Lufthansa – which had the oldest logo in the airline industry – has ended weeks of speculation and rumor by officially unveiling its new look. The Frankfort ceremony showed off new livery, which dumps the old school yellow crane that has been perched on the tailfin of every Lufthansa airplane for as long as the company has been in business. The new color scheme goes with navy blue and white.
Lufthansa’s Old Livery Design
Lufthansa noted that it was celebrating two special anniversaries: 100 years of its famous crane and what was officially their best year in 2017. Lufthansa packaged its new livery as the beginning of a new era for the five-star airline. The old logo was designed by designer an architect Otto Firle in 1918. Firle’s effort marked the first time that an architect was used to build a corporate brand. Firle had an aviation background, having served as a member of the German flight corp in World War I.
The crane will still be part of the revamped brand, but it will be removed from the aircraft. The yellow of the crane will now be glimpsed on the boarding door, with the remaining airplane designed in blue and white. This is a dramatic departure for Lufthansa, which uses the color yellow in almost everything associated with its brand. The design team said that they plan to use the color more sparingly, which will make it stand out more.
Lufthansa is pivoting to place more emphasis on its brand as a luxury airline. This is a risky move, since this is an era where discount airlines rule the day in North America and Europe. Lufthansa notes that it had already been upgrading its fleet technology, utilizing new airplanes (like the Boeing 747-81 and Airbus A380-800), and upgrading its seats and cabins. The company is also upgrading its digitization.
Some have praised the company for opting for modernization. The last time the airline revamped its branding was in 1980 and it was clearly time to infuse the brand with new blood. At the same time, some believe that its digitization process was the true impetus behind the switch. Yellow is not a color that is widely used on digital platforms except as an accent color.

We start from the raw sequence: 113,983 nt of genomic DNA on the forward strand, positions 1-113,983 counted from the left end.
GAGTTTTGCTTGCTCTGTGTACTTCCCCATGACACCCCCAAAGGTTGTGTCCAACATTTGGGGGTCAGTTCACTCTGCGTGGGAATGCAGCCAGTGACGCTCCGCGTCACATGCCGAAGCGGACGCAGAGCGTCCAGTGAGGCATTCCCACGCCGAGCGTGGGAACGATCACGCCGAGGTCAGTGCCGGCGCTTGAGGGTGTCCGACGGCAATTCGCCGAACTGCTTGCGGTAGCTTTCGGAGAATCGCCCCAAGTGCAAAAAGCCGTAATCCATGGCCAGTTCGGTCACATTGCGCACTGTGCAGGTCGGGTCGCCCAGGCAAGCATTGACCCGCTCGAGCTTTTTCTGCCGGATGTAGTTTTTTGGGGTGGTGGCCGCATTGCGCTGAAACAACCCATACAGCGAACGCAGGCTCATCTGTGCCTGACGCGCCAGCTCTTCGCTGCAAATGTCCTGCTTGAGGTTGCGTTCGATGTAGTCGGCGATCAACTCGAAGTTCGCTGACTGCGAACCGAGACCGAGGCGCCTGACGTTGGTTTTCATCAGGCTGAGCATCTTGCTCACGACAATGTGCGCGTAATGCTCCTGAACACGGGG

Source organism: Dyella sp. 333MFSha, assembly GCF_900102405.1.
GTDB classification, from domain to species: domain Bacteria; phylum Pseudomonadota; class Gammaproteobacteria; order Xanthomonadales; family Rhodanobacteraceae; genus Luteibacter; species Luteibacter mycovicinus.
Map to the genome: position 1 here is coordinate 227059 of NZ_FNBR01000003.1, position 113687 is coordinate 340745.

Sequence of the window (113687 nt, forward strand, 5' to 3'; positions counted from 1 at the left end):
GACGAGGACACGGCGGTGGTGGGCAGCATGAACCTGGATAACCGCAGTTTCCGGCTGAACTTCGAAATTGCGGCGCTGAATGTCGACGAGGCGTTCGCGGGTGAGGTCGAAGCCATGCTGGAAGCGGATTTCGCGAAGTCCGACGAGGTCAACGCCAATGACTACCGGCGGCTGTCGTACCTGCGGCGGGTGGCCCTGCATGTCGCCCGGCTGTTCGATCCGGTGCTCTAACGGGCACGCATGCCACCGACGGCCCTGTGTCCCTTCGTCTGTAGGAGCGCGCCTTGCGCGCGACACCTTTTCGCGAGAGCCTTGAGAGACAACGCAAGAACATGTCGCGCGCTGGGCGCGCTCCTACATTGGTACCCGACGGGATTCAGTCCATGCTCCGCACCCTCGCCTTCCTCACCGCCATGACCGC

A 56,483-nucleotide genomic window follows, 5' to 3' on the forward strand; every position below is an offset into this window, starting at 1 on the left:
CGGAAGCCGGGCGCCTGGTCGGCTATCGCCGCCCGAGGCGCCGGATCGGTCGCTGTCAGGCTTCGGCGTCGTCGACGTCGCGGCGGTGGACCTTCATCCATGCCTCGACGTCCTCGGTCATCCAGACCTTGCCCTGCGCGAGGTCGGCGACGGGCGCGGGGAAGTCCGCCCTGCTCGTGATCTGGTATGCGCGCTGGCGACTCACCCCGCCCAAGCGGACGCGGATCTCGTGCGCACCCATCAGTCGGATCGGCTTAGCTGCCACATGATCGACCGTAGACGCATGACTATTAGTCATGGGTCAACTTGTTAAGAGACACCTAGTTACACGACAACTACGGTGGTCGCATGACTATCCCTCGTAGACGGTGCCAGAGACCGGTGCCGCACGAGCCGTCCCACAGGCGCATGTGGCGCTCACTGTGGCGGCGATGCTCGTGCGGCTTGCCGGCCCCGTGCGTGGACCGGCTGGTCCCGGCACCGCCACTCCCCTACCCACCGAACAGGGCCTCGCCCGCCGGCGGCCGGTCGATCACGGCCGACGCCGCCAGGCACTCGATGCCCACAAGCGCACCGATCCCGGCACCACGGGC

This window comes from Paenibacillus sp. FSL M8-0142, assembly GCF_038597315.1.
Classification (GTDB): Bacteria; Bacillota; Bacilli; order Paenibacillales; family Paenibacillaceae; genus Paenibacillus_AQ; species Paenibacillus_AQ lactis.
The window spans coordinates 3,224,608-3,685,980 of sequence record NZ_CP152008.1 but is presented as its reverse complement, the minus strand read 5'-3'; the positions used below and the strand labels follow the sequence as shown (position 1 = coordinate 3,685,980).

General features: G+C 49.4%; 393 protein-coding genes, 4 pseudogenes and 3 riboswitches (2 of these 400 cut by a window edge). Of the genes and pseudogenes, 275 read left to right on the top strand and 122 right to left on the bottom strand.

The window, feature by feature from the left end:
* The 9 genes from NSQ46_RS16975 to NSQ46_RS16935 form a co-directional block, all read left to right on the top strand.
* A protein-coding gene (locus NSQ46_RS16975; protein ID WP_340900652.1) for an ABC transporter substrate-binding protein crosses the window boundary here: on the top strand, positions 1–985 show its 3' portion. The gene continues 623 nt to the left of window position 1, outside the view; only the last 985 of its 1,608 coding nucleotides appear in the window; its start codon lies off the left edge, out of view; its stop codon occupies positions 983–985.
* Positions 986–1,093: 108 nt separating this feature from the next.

Although Lufthansa said it never considered yellow the dominant color, it does believe the color is central to its overall history and modern update. At the press conference, spokespersons said the yellow signage was a good example of how the brand stood out from the crowd, and that the yellow crane and color was also an emotional signifier for airline customers, especially Germans.
The yellow (RAL 1028) will be used in passenger interfaces rather than on the livery. Customers will notice little difference on the tickets and signage, while the crew uniforms and cabins will bring in more of the color.
Eurowings, a discount airliner that is also owned by the Lufthansa Group, also had a similar look with yellow on the aircraft. The move to a sleeker dark blue with white distinguishes the airline from the low-cost carriers.
Lufthansa’s main competitors in the premium airline space are SWISS, Austrian and Brussels Airlines.